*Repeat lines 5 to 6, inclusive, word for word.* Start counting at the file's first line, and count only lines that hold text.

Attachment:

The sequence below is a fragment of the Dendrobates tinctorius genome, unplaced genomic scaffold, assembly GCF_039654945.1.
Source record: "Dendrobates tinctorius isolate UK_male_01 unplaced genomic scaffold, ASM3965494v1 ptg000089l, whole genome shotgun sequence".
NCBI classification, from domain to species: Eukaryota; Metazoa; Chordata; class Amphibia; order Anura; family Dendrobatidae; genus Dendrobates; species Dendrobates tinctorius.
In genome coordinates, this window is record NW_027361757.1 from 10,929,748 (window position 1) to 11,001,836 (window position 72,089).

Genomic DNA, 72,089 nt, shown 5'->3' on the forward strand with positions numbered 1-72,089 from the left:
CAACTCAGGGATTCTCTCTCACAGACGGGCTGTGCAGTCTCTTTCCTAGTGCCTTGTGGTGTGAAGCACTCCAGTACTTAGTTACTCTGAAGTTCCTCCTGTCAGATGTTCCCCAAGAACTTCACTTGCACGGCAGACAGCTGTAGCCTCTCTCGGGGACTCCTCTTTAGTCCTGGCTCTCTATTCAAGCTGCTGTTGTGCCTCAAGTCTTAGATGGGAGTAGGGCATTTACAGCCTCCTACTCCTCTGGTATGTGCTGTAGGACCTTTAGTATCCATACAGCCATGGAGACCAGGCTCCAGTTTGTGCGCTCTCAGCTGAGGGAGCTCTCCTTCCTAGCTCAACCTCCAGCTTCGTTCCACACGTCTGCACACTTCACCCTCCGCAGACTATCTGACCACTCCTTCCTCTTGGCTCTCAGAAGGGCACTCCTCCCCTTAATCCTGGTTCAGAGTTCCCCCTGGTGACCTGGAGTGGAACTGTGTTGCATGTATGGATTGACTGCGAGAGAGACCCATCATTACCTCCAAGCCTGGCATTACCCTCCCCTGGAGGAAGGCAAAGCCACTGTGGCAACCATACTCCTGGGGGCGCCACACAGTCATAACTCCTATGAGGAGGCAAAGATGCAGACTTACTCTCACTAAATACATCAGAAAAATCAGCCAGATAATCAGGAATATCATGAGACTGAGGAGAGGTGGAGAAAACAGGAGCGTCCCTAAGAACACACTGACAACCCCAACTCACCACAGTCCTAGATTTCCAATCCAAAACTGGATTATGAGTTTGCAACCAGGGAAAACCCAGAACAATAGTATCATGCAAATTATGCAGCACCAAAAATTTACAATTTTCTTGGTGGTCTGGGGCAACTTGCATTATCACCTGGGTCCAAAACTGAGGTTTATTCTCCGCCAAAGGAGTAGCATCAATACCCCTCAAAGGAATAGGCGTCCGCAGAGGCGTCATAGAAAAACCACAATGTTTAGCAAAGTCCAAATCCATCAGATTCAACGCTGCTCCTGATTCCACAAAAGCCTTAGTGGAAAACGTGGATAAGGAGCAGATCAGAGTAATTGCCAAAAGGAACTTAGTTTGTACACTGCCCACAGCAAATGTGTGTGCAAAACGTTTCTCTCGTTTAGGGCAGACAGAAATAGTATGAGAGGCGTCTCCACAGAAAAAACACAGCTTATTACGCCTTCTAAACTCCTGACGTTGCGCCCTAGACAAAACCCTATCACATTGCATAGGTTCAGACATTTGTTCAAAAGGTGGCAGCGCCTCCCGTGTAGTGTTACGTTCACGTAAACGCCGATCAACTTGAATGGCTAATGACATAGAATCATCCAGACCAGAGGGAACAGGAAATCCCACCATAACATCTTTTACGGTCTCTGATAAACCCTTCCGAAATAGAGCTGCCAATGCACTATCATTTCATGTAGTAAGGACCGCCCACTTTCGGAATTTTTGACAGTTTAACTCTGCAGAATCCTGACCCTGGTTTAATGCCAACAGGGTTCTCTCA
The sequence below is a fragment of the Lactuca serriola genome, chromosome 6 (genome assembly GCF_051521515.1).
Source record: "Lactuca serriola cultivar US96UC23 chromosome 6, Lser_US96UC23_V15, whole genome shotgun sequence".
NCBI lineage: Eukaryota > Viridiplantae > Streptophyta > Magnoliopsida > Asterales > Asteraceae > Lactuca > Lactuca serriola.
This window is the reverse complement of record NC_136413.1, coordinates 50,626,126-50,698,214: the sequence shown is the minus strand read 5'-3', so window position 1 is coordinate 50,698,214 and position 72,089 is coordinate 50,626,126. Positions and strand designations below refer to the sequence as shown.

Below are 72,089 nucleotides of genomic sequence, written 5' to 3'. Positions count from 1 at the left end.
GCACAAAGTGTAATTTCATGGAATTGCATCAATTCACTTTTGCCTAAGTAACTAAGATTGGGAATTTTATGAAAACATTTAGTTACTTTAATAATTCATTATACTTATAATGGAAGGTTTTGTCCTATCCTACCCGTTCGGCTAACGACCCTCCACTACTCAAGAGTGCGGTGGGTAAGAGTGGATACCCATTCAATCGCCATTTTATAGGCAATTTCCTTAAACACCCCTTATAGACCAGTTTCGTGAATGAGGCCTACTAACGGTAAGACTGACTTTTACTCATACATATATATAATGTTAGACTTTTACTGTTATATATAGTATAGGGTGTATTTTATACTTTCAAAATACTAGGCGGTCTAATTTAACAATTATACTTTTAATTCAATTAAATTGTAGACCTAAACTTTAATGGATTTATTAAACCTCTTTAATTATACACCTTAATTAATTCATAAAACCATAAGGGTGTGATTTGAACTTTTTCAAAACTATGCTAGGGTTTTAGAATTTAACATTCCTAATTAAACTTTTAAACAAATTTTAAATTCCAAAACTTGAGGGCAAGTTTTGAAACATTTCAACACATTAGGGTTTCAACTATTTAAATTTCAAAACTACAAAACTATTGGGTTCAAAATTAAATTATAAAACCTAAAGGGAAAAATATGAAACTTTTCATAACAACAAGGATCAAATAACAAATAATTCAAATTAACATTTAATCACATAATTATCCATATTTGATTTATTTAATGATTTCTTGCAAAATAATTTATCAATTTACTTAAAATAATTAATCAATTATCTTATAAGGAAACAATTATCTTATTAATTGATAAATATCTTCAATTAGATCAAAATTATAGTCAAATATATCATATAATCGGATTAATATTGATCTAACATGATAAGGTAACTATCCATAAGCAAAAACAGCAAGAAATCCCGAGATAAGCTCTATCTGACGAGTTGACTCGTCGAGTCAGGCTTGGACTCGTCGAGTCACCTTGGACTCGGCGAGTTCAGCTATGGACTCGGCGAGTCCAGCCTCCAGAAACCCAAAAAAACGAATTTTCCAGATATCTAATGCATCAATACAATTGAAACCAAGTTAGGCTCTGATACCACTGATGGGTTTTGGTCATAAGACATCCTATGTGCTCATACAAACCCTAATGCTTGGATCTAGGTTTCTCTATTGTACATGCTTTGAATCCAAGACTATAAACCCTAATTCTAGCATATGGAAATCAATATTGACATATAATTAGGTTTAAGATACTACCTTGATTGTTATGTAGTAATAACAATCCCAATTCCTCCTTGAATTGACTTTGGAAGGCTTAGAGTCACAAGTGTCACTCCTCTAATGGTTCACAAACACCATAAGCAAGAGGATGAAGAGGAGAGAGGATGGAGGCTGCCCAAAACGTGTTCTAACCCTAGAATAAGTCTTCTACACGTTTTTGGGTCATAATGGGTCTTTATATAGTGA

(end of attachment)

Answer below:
Genomic DNA, 72,089 nt, shown 5'->3' on the forward strand with positions numbered 1-72,089 from the left:
CAACTCAGGGATTCTCTCTCACAGACGGGCTGTGCAGTCTCTTTCCTAGTGCCTTGTGGTGTGAAGCACTCCAGTACTTAGTTACTCTGAAGTTCCTCCTGTCAGATGTTCCCCAAGAACTTCACTTGCACGGCAGACAGCTGTAGCCTCTCTCGGGGACTCCTCTTTAGTCCTGGCTCTCTATTCAAGCTGCTGTTGTGCCTCAAGTCTTAGATGGGAGTAGGGCATTTACAGCCTCCTACTCCTCTGGTATGTGCTGTAGGACCTTTAGTATCCATACAGCCATGGAGACCAGGCTCCAGTTTGTGCGCTCTCAGCTGAGGGAGCTCTCCTTCCTAGCTCAACCTCCAGCTTCGTTCCACACGTCTGCACACTTCACCCTCCGCAGACTATCTGACCACTCCTTCCTCTTGGCTCTCAGAAGGGCACTCCTCCCCTTAATCCTGGTTCAGAGTTCCCCCTGGTGACCTGGAGTGGAACTGTGTTGCATGTATGGATTGACTGCGAGAGAGACCCATCATTACCTCCAAGCCTGGCATTACCCTCCCCTGGAGGAAGGCAAAGCCACTGTGGCAACCATACTCCTGGGGGCGCCACACAGTCATAACTCCTATGAGGAGGCAAAGATGCAGACTTACTCTCACTAAATACATCAGAAAAATCAGCCAGATAATCAGGAATATCATGAGACTGAGGAGAGGTGGAGAAAACAGGAGCGTCCCTAAGAACACACTGACAACCCCAACTCACCACAGTCCTAGATTTCCAATCCAAAACTGGATTATGAGTTTGCAACCAGGGAAAACCCAGAACAATAGTATCATGCAAATTATGCAGCACCAAAAATTTACAATTTTCTTGGTGGTCTGGGGCAACTTGCATTATCACCTGGGTCCAAAACTGAGGTTTATTCTCCGCCAAAGGAGTAGCATCAATACCCCTCAAAGGAATAGGCGTCCGCAGAGGCGTCATAGAAAAACCACAATGTTTAGCAAAGTCCAAATCCATCAGATTCAACGCTGCTCCTGATTCCACAAAAGCCTTAGTGGAAAACGTGGATAAGGAGCAGATCAGAGTAATTGCCAAAAGGAACTTAGTTTGTACACTGCCCACAGCAAATGTGTGTGCAAAACGTTTCTCTCGTTTAGGGCAGACAGAAATAGTATGAGAGGCGTCTCCACAGAAAAAACACAGCTTATTACGCCTTCTAAACTCCTGACGTTGCGCCCTAGACAAAACCCTATCACATTGCATAGGTTCAGACATTTGTTCAAAAGGTGGCAGCGCCTCCCGTGTAGTGTTACGTTCACGTAAACGCCGATCAACTTGAATGGCTAATGACATAGAATCATCCAGACCAGAGGGAACAGGAAATCCCACCATAACATCTTTTACGGTCTCTGATAAACCCTTCCGAAATAGAGCTGCCAATGCACTATCATTTCATGTAGTAAGGACCGCCCACTTTCGGAATTTTTGACAGTTTAACTCTGCAGAATCCTGACCCTGGTTTAATGCCAACAGGGTTCTCTCA